Ireland's Covid-19 testing centers began closing on Thursday, March 30, but the Irish public has been advised to continue to stay at home if they experience symptoms.

The Public Health advice for COVID-19 has been updated and from March 30, COVID-19 testing is no longer recommended for the vast majority of people, the HSE said on March 28.

In line with this new advice, community testing centres across Ireland and the self-referral portal for ordering PCR tests are no longer required, and both were closed as of March 30.

The HSE noted that both PCR and antigen testing will continue to be used by doctors in hospitals and General Practice settings for the purpose of diagnosing and deciding on the provision of treatment for Covid-19 to a patient.

The HSE added that Public Health teams may also decide that Covid-19 testing is required in the management of an outbreak in a high-risk setting where they believe that further transmission is likely and could have serious impact, based on Public Health Risk Assessment.

Dr. John Cuddihy, HSE National Director for Public Health, said: “We are making these changes now based on best available evidence in relation to managing Covid-19, recognising the high level of vaccine-induced and naturally acquired population immunity in Ireland as well as the development of new treatments, all of which are mitigating the worst impacts of Covid-19 infection.

“Testing for COVID-19 will not be necessary for the vast majority of the population.

"For most people, if they have symptoms of COVID-19 or other viral respiratory tract infections, they should stay at home and limit contact with others until 48 hours after their symptoms have substantially or fully resolved – they do not need to do a COVID-19 test.”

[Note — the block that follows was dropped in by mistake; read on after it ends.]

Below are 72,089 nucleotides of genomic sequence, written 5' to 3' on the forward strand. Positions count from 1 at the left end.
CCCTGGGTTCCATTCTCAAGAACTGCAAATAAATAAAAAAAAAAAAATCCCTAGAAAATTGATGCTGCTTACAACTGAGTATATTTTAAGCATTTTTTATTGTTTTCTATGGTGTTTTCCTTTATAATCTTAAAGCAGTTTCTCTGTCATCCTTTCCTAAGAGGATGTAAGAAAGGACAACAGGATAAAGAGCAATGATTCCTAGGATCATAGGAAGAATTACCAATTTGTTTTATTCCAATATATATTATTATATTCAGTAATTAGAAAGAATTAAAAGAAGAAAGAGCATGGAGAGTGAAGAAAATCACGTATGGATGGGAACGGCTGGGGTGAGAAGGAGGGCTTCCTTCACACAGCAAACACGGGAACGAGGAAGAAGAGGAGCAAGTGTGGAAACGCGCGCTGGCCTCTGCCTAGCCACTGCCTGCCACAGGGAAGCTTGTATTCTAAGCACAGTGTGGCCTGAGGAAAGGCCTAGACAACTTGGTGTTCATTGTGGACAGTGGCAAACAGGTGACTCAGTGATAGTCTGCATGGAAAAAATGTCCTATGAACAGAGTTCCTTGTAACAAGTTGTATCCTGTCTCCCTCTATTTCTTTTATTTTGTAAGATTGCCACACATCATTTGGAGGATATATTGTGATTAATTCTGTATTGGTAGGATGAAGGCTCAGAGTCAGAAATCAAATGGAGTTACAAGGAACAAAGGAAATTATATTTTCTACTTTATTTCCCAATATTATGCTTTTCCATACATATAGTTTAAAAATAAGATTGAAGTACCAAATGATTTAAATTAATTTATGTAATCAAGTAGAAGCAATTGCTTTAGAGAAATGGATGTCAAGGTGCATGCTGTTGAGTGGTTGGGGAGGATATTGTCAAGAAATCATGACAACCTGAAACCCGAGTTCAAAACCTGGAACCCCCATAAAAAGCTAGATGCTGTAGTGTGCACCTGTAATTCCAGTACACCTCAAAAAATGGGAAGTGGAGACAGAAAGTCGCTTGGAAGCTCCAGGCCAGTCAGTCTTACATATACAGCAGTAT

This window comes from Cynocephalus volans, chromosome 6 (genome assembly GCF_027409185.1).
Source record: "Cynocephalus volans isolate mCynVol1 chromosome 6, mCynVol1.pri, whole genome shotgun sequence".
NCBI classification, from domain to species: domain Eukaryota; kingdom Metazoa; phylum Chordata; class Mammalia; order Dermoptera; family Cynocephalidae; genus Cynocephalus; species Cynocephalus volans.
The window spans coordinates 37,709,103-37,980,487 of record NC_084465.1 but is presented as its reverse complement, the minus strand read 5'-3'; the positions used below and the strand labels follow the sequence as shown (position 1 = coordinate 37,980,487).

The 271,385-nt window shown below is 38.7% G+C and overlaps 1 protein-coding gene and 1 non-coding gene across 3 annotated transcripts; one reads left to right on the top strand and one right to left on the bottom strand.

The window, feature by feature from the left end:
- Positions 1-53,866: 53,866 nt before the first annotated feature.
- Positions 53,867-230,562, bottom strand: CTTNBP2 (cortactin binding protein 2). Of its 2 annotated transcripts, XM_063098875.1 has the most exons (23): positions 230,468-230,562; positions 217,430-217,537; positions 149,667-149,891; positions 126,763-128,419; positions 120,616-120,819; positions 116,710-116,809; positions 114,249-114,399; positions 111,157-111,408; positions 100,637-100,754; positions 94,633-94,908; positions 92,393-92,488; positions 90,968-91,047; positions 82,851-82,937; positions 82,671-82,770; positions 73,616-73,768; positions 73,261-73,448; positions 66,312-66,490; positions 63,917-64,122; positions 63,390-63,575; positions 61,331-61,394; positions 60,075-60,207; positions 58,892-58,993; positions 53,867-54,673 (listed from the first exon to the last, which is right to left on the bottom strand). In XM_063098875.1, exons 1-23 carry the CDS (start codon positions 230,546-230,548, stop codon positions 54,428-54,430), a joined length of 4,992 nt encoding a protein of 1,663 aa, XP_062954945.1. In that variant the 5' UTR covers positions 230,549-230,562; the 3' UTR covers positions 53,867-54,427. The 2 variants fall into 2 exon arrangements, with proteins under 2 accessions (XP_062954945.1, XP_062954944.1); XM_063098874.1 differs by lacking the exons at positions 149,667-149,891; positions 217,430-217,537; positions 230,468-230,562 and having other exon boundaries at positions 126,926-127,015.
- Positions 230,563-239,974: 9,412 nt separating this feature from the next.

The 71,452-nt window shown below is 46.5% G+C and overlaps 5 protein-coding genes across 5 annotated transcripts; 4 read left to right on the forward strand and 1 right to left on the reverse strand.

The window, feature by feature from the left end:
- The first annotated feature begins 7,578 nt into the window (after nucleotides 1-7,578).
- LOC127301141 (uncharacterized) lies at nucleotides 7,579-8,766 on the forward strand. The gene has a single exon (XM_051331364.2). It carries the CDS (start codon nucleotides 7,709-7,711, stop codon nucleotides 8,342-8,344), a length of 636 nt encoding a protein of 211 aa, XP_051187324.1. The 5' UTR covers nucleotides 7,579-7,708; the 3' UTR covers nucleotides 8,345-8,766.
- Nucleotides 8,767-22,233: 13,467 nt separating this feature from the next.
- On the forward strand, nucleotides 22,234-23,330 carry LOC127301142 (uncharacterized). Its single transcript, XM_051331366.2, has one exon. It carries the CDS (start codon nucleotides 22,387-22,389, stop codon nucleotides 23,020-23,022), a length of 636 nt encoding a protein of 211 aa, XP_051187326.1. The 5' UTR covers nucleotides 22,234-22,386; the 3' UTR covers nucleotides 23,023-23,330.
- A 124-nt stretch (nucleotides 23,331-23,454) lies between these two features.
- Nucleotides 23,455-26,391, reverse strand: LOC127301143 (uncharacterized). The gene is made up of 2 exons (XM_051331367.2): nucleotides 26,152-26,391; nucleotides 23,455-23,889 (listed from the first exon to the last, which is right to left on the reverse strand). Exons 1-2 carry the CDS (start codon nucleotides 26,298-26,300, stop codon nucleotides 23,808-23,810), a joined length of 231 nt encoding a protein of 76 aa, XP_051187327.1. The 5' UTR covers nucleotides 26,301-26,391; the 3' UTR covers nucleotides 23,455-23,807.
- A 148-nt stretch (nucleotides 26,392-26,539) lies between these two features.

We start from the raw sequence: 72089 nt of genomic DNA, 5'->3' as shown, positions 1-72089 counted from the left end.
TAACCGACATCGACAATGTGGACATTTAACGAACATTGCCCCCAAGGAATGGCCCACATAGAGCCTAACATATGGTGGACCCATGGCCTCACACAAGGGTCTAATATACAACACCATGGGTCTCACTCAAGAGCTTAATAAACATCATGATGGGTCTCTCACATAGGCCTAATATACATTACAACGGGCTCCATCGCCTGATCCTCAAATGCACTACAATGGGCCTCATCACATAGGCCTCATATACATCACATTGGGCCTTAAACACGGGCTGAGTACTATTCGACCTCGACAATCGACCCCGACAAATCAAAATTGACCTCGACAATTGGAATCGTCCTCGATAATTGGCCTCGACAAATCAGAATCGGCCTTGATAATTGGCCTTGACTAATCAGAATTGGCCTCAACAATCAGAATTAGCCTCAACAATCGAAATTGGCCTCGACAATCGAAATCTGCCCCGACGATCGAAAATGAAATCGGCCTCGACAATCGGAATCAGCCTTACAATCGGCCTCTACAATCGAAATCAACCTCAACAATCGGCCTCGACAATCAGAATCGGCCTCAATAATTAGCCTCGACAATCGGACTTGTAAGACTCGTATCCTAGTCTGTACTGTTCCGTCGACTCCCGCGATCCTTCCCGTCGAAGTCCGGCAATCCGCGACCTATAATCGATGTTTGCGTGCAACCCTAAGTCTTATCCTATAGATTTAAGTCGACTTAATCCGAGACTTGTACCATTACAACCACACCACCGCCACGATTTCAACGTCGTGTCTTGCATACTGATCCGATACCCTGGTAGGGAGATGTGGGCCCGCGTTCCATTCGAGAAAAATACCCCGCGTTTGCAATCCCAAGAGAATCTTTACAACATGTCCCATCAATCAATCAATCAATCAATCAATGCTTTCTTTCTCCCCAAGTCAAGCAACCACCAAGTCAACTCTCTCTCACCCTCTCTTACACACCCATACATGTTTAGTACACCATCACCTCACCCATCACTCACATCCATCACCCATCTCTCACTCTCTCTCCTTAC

Eileen Whelan, HSE Lead for COVID-19 Test and Trace and Vaccination, said that the self-referral portal on the HSE's website will no longer be required and would be closed as of March 30.

Whelan further said that healthcare workers who are household close contacts will no longer be required to do antigen tests and that specific guidance will be issued to Health and Care Workers.

Whelan added: “A reduced contact tracing service will remain and contact tracing will be limited to those who have had a positive test in settings and scenarios (such as hospitals and long term care facilities) where further transmission is likely, and could have serious impact based on Public Health Risk Assessment."

Whelan separately told RTÉ's Morning Ireland on March 28 that the closure of the COVID-19 testing centers "is the recommendation of our public health department. And this change has come about in line with the changes in the virus.

"But also three years on, after the declaration of the pandemic, we now know a lot more about the virus.

"But most importantly, we have good levels of vaccine-acquired immunity across the population in the country and also naturally acquired immunity.

"And in addition to that, we now have new treatments and new therapies that we didn’t have at the outset of the pandemic." 

She added: "We are now moving to a scenario where Covid-19 and people who have symptoms of Covid-19 have been treated similar to other viral illnesses and other respiratory illnesses that people are familiar with for many, many years." 

Whelan denied that Ireland was moving faster than the advice given by the World Health Organisation (WHO), stating that this was a "measured approach."

"Our public health doctors have updated the advice and we have watched what’s happening in other countries internationally," Whelan said. "So this is a very measured approach.

"A lot of consideration has been put into this advice, and we’re now three years into the pandemic and this is the best evidence that’s available."